Genetics Society of America appoints Laura Rusche to editorial board of GENETICS, Gene Expression Section

Laura Rusche, PhD.

Laura Rusche, PhD

Published September 2, 2021

The Genetics Society of America (GSA) announced the appointment of Laura Rusche, PhD, as associate editor on the editorial board of its journal, GENETICS, in the Gene Expression Section. Since 1916, GENETICS has published high–quality, original research presenting novel findings bearing on genetics and, more recently, genomics. The journal publishes empirical studies of organisms ranging from microbes to humans, as well as theoretical work. Rusche has published several of her own papers in GENETICS and says she is honored to be selected for this editorial position. Rusche looks forward to helping colleagues share their studies on gene expression. Read GSA's announcement, here.

Faculty Profile

  • Laura Rusche


    Laura Rusche.

    Laura Rusche


    Laura Rusche


    Research Interests

    Chromatin and its impact on gene expression and chromosome function; Gene duplication and the evolution of protein functions; Rewiring of transcriptional circuits.


    • BS, Molecular Biophysics & Biochemistry, Yale University
    • PhD, Biochemistry, Cellular & Molecular Biology, Johns Hopkins School of Medicine
    • Postdoctoral Research, University of California, Berkeley

    Research Summary

    The Rusche Lab studies chromatin and its impact on gene expression and chromosome function. We also study how protein functions shift over evolutionary time through mechanisms including gene duplication and rewiring of transcriptional circuits. In our studies, we gain an evolutionary perspective by comparing multiple yeast species, taking advantage of the genome editing and comparative genomic approaches available for these species. One arm of our research program focuses on Sir2 proteins (sirtuins), which deacetylate histones to repress transcription. Because sirtuins require NAD+  for activity, they are thought to link the processes they regulate with nutrient availability. We are investigating how the functions of yeast sirtuins have shifted over the course of evolution to enable species to develop distinct responses to low NAD+ stress. Another arm of our research focuses on the nucleosome-binding protein Sir3, which partners with Sir2 to form heterochromatin. We are reconstructing the steps by which Sir3 evolved from the conserved replication protein Orc1 through gene duplication, subfunctionalization, and specialization.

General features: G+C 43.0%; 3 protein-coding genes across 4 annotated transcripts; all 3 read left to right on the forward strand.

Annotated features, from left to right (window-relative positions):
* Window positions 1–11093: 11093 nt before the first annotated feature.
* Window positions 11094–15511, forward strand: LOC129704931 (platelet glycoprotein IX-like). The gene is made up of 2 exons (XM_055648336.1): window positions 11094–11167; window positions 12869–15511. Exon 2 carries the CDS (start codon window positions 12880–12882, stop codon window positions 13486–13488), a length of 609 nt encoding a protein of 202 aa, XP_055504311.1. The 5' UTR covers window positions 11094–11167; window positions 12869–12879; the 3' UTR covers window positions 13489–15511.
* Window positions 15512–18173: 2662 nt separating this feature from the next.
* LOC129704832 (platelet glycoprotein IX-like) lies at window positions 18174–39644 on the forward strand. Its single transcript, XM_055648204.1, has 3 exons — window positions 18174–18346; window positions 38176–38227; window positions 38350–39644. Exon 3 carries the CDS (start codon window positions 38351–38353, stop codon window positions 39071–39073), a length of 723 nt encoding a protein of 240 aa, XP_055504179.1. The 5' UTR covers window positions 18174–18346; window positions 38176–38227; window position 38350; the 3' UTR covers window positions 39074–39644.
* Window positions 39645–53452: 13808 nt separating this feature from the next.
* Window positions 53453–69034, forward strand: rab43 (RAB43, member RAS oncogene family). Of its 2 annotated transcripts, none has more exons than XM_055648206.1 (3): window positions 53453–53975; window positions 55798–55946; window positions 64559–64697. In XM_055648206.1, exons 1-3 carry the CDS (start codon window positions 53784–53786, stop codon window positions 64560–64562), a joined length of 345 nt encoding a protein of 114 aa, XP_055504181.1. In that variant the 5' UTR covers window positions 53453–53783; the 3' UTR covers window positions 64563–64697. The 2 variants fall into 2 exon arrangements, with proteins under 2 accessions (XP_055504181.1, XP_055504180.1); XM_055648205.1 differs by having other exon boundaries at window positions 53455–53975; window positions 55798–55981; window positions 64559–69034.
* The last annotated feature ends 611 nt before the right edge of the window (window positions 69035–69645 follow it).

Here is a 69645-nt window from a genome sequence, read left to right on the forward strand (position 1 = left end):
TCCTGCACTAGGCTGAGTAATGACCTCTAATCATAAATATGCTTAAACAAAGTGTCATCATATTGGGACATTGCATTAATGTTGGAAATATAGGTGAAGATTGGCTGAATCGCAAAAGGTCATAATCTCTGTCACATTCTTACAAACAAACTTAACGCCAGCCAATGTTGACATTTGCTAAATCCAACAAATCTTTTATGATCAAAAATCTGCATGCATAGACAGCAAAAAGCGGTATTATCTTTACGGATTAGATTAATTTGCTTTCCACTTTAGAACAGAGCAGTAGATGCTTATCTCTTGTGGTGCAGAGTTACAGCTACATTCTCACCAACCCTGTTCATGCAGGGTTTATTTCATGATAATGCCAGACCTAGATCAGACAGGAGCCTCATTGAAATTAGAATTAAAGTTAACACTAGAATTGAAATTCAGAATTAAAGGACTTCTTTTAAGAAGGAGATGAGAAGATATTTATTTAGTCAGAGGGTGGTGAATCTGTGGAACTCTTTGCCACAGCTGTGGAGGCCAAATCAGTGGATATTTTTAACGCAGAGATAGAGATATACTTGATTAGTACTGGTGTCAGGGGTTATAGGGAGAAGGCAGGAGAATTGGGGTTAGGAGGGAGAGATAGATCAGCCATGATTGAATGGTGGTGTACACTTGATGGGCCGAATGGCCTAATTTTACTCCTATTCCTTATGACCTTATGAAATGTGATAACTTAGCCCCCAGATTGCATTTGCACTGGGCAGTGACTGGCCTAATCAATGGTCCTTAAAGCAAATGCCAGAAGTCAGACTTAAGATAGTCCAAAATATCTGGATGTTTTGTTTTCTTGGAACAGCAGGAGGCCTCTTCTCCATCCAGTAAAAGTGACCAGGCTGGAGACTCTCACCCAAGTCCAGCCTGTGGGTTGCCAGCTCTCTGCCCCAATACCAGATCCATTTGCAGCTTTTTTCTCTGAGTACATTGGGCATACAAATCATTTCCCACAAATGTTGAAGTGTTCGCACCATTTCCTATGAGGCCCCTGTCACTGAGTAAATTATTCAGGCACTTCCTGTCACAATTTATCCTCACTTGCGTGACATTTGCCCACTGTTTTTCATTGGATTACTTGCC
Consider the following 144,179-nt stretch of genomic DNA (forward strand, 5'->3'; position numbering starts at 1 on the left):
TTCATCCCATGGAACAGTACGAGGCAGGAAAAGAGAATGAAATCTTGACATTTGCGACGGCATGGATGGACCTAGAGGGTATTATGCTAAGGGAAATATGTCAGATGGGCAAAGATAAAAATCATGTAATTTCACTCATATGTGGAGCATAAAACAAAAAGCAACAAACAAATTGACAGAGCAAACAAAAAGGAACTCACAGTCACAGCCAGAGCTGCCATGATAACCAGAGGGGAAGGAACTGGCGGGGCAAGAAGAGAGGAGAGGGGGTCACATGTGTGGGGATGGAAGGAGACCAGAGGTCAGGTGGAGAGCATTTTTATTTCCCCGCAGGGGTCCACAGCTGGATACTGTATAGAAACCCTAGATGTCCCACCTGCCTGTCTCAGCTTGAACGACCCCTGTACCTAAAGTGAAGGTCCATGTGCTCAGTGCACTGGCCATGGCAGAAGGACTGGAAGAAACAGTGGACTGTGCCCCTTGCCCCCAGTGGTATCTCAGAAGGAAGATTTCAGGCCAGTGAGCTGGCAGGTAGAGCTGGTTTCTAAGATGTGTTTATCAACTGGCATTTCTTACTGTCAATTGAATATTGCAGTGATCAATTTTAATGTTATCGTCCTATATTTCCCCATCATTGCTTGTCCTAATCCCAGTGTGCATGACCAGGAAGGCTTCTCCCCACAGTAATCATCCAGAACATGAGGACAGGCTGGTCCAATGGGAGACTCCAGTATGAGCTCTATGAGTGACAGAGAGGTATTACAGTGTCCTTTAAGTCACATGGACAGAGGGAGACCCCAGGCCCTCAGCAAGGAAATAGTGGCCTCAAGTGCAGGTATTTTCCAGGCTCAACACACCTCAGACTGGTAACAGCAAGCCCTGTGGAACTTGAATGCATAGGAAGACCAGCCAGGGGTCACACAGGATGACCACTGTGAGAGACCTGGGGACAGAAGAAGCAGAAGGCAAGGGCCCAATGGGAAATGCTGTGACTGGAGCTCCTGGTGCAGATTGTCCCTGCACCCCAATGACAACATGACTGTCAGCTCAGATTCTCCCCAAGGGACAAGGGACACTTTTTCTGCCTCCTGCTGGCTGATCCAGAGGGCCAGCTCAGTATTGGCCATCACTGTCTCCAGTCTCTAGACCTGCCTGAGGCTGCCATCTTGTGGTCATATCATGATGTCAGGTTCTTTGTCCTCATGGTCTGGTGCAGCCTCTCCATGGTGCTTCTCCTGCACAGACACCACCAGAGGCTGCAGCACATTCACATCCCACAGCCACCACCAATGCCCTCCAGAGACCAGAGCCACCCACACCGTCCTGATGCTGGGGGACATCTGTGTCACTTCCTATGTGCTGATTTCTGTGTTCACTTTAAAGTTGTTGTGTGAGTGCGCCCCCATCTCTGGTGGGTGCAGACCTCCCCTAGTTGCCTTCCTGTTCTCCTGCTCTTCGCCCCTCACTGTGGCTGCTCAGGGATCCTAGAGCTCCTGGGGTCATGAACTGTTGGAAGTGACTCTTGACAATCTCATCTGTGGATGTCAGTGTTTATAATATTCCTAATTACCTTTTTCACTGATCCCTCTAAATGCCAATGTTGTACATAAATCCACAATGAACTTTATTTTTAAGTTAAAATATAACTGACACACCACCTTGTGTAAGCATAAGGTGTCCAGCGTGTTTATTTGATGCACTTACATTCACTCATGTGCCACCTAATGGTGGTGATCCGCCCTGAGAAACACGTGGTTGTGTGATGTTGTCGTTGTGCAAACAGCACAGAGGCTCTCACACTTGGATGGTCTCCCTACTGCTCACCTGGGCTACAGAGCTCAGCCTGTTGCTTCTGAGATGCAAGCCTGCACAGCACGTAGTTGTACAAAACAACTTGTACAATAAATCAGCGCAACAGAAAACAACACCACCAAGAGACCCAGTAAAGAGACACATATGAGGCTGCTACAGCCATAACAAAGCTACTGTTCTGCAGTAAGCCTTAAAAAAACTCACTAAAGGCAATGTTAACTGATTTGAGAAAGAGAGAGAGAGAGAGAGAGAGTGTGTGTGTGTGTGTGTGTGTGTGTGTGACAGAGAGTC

Selected Publications

    • Maria, H. and Rusche*, L.N. (submitted) The DNA replication protein Orc1 from the yeast Torulaspora delbrueckii is required for heterochromatin formation but not as a silencer-binding protein. bioRxiv. doi: Link
    • Rupert, C.B. and Rusche*, L.N. (2022) The pathogenic yeast Candida parapsilosis forms pseudohyphae through different signaling pathways depending on the available carbon source. mSphere.
      Pre-print at doi: Link
    • Maria, H., Kapoor, S., Liu, T., and Rusche, L.N. (2021) Conservation of a DNA replication motif among phylogenetically distant budding yeast species. Genome Biol Evol. 13(7):evab137. PMID: 34132803 – Link
    • Zhao, G. and Rusche, L.N. (2021) Genetic analysis of sirtuin deacetylases in hyphal growth of Candida albicans. mSphere. 6(3):e00053-21. PMID: 33952658 – Link
    • Rusche, L.N. (2021) Stable positions of epigenetically inherited centromeres in the emerging fungal pathogen Candida auris and Its relatives. mBio. Jul 6:e0103621. PMID: 34225489 – Link
    • Humphrey, K.M., Zhu, L., Hickman, M.A., Hasan, S., Maria, H., Liu, T., Rusche, L.N. (2020) Evolution of distinct responses to low NAD+ stress by rewiring the Sir2 deacetylase network in yeasts. Genetics, 214:855-868. PMID: 32071196 – Link
    • Rusche, L.N. (2020) Mobile DNAs and switching mating types in yeast. Elife, 9:e58403. PMID: 32515351 – Link
    • Hanner, A.S., Rusche L.N. (2017)  The Yeast Heterochromatin Protein Sir3 Experienced Functional Changes in the AAA+ Domain After Gene Duplication and Subfunctionalization.  Genetics 207:517-528.  PMID:28827288 – Link
    • Rupert, C.B., Heltzel, J.M., Taylor, D.J., and Rusche, L.N.  (2016)  Sporadic gene loss after duplication is associated with functional divergence of sirtuin deacetylases among Candida yeast species.  G3 pii: g3.116.033845. doi: 10.1534/g3.116.033845. [Epub ahead of print] – Link